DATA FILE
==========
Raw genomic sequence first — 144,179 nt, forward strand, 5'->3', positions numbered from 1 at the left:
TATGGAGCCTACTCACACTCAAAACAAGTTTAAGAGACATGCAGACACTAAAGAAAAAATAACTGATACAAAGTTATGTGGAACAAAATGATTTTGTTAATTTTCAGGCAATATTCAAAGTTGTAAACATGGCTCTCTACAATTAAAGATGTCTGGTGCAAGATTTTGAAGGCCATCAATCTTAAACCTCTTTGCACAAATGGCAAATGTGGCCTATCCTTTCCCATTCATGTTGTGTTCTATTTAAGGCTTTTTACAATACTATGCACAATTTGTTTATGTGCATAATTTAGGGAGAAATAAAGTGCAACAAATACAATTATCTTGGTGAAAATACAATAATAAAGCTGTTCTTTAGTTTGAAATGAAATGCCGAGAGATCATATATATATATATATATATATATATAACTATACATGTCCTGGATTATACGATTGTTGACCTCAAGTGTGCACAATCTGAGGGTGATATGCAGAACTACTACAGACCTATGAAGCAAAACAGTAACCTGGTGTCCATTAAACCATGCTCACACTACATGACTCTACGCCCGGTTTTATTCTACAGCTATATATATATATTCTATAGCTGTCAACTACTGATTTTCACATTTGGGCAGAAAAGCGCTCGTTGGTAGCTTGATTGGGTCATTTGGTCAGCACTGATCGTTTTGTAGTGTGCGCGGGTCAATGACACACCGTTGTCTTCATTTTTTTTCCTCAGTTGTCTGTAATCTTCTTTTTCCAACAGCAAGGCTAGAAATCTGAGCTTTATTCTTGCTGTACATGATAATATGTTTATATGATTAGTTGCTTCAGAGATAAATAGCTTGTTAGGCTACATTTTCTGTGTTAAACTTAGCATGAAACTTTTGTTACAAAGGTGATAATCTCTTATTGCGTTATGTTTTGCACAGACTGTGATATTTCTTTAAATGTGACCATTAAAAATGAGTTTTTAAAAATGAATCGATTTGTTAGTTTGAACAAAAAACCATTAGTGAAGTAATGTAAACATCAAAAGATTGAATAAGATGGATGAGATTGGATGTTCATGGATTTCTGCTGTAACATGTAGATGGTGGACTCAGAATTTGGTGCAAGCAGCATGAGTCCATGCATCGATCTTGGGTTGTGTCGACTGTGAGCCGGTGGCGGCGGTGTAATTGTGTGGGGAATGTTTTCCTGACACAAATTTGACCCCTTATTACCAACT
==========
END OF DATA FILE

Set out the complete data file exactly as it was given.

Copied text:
Raw genomic sequence first — 144,179 nt, forward strand, 5'->3', positions numbered from 1 at the left:
TATGGAGCCTACTCACACTCAAAACAAGTTTAAGAGACATGCAGACACTAAAGAAAAAATAACTGATACAAAGTTATGTGGAACAAAATGATTTTGTTAATTTTCAGGCAATATTCAAAGTTGTAAACATGGCTCTCTACAATTAAAGATGTCTGGTGCAAGATTTTGAAGGCCATCAATCTTAAACCTCTTTGCACAAATGGCAAATGTGGCCTATCCTTTCCCATTCATGTTGTGTTCTATTTAAGGCTTTTTACAATACTATGCACAATTTGTTTATGTGCATAATTTAGGGAGAAATAAAGTGCAACAAATACAATTATCTTGGTGAAAATACAATAATAAAGCTGTTCTTTAGTTTGAAATGAAATGCCGAGAGATCATATATATATATATATATATATATATAACTATACATGTCCTGGATTATACGATTGTTGACCTCAAGTGTGCACAATCTGAGGGTGATATGCAGAACTACTACAGACCTATGAAGCAAAACAGTAACCTGGTGTCCATTAAACCATGCTCACACTACATGACTCTACGCCCGGTTTTATTCTACAGCTATATATATATATTCTATAGCTGTCAACTACTGATTTTCACATTTGGGCAGAAAAGCGCTCGTTGGTAGCTTGATTGGGTCATTTGGTCAGCACTGATCGTTTTGTAGTGTGCGCGGGTCAATGACACACCGTTGTCTTCATTTTTTTTCCTCAGTTGTCTGTAATCTTCTTTTTCCAACAGCAAGGCTAGAAATCTGAGCTTTATTCTTGCTGTACATGATAATATGTTTATATGATTAGTTGCTTCAGAGATAAATAGCTTGTTAGGCTACATTTTCTGTGTTAAACTTAGCATGAAACTTTTGTTACAAAGGTGATAATCTCTTATTGCGTTATGTTTTGCACAGACTGTGATATTTCTTTAAATGTGACCATTAAAAATGAGTTTTTAAAAATGAATCGATTTGTTAGTTTGAACAAAAAACCATTAGTGAAGTAATGTAAACATCAAAAGATTGAATAAGATGGATGAGATTGGATGTTCATGGATTTCTGCTGTAACATGTAGATGGTGGACTCAGAATTTGGTGCAAGCAGCATGAGTCCATGCATCGATCTTGGGTTGTGTCGACTGTGAGCCGGTGGCGGCGGTGTAATTGTGTGGGGAATGTTTTCCTGACACAAATTTGACCCCTTATTACCAACT